Cuban Defectors to Perform ‘Giselle Act II’
Ballet has long held a special place in Cuban communities — both in Cuba and in Miami. The National Ballet of Cuba has a reputation of being one of the foremost ballet companies in the world; its school continues to produce some of the most highly trained and talented dancers performing today. This weekend, three of these dancers, principal ballerina Amaya Rodriguez, and soloists Massiel Alonso and Mayrel Martinez, will make their Miami debut with the Cuban Classical Ballet of Miami in Giselle Act II. Rodriguez, Alonso, and Martinez arrived in Miami after crossing the borders from Mexico and from Canada into the United States. Like many before them, they join relatives and friends in their new homeland.
And like other Cuban dancers before them, Pedro Pablo Peña, founder and artistic director of the Cuban Classical Ballet of Miami, is here to welcome them. Pablo Peña came to Miami in 1980 after a distinguished career as a choreographer and dancer in Cuba. He says he is “happy to open the door — to bring dancers here. It is important to help Cuban dancers.”
At a recent press conference, the three dancers spoke of their experience in Miami, their artistic lives in Cuba, and the lives they would like to establish in the United States. They are articulate, bright and poised young women who each carry a strong ballet foundation rooted in the meticulous and arduous training of the school and company founded more than 50 years ago by prima ballerina Alicia Alonso, Fernando Alonso and Alberto Alonso. Each expressed her happiness of being in Miami, of the opportunity to perform for an American audience; and to present the strong technique and virtuosity that the National Ballet of Cuba is known for.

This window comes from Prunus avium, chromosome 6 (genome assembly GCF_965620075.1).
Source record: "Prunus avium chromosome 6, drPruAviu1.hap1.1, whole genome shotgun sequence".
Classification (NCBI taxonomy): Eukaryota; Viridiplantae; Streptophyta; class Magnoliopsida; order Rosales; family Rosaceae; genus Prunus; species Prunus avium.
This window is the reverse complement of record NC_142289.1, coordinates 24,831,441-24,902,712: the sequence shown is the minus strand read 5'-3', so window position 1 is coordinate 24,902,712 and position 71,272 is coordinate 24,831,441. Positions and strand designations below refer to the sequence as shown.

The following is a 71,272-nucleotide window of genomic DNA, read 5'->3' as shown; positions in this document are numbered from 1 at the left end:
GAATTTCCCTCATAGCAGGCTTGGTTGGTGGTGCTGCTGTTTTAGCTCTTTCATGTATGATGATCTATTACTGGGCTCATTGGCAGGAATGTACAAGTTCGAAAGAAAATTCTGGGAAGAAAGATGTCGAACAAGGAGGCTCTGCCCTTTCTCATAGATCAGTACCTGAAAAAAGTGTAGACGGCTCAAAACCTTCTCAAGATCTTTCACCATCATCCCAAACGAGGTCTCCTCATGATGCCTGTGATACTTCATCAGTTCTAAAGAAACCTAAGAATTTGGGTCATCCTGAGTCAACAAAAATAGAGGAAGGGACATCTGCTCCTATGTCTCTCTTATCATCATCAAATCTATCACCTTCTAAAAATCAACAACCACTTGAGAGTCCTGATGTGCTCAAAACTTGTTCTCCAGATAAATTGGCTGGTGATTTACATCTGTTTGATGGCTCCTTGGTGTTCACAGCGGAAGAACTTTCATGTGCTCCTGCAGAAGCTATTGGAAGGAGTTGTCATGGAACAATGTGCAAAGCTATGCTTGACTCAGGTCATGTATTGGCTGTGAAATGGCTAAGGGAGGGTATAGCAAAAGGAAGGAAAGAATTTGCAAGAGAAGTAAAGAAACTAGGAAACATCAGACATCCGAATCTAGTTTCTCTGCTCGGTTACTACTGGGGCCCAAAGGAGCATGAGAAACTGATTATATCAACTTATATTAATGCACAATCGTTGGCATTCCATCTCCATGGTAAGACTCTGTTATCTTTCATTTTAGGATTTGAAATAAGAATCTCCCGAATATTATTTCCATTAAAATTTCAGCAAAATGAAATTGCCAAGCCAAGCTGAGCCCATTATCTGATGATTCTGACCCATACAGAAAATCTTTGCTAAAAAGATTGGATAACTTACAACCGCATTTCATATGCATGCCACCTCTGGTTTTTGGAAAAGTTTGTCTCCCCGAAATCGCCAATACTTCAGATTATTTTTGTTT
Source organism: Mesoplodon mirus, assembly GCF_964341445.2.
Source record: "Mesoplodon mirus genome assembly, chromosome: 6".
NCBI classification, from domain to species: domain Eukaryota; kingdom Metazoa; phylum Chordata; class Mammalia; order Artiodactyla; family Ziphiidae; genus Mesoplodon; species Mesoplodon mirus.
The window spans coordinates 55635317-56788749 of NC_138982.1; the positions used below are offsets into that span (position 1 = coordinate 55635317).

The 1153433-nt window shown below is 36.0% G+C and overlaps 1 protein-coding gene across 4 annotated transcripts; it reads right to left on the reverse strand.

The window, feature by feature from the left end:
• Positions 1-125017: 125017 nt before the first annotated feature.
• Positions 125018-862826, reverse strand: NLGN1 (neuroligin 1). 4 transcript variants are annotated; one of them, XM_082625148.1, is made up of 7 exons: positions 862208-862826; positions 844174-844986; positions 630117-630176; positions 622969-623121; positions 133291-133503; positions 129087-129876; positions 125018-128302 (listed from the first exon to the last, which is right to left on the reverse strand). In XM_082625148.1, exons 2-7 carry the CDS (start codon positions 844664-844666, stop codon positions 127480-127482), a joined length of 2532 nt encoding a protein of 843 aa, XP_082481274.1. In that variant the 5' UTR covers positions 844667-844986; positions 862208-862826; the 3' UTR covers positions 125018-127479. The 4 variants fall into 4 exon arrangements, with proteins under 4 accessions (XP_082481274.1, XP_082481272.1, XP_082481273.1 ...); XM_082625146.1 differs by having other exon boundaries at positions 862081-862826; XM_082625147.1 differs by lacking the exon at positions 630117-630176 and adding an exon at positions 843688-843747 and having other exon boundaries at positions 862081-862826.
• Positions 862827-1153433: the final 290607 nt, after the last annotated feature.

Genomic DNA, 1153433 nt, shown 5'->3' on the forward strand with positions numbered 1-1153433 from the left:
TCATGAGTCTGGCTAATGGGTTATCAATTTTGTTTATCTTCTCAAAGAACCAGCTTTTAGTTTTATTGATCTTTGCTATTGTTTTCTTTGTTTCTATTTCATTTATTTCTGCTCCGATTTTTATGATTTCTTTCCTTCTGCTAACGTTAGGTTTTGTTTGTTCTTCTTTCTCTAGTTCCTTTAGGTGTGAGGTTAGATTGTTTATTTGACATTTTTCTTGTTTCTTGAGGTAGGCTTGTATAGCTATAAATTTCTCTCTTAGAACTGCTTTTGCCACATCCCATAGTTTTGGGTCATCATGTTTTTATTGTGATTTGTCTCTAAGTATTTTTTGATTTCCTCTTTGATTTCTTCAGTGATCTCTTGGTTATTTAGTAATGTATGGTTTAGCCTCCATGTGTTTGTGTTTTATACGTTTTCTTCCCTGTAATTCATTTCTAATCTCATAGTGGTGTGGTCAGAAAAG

Principal ballerina Rodriguez won various ballet competitions before joining the National Ballet of Cuba, under the artistic direction of Alicia Alonso. Rodriguez has performed soloist roles in many of the classical repertoire including Swan Lake, Don Quixote and Sleeping Beauty.
In Cuba, the dancers agreed, they had given everything that they had to give. Here in the United States, they want to experiment with more contemporary styles.
Rodriguez will have that opportunity when she begins performing with the Kansas City Ballet, an esteemed company that performs classical works as well as more contemporary pieces. Devon Carney, artistic director of the company, says he is “thrilled to have someone from the National Ballet of Cuba come into Kansas City Ballet.” It’s yet to be determined which roles Rodriguez will perform out of the program lined up for Kansas City Ballet’s 2016-2017 season. This includes A Midsummer Night’s Dream; Sleeping Beauty; The Lottery, based on Shirley Jackson’s short story; and George Balanchine’s Theme and Variations. “These productions are great vehicles for any female dancer,” says Carney.
On Saturday, Rodriguez will perform the lead role in Giselle Act II. She will be joined by Alonso and Martinez. Also appearing on the program are guest principal dancers Marize Fumero, Carlos Guerra and Arionel Vargas; along with the Cuban Classical Ballet of Miami corps de ballet.
Giselle is, above all else, a ballet with a universal theme of undying love. It’s understandable why it can unite ballet lovers, no matter where they call home.
The program will also include: Peasant Pas De Deux, Pas de Trois from Swan Lake, Romeo and Juliet and Spring Waters.
Cuban Classical Ballet of Miami “Giselle Act II,” Saturday, June 18 at 8:00 p.m., Miami Dade County Auditorium, 2901 W. Flagler St., Miami; tickets 305-547-5414/ 800-745-3000.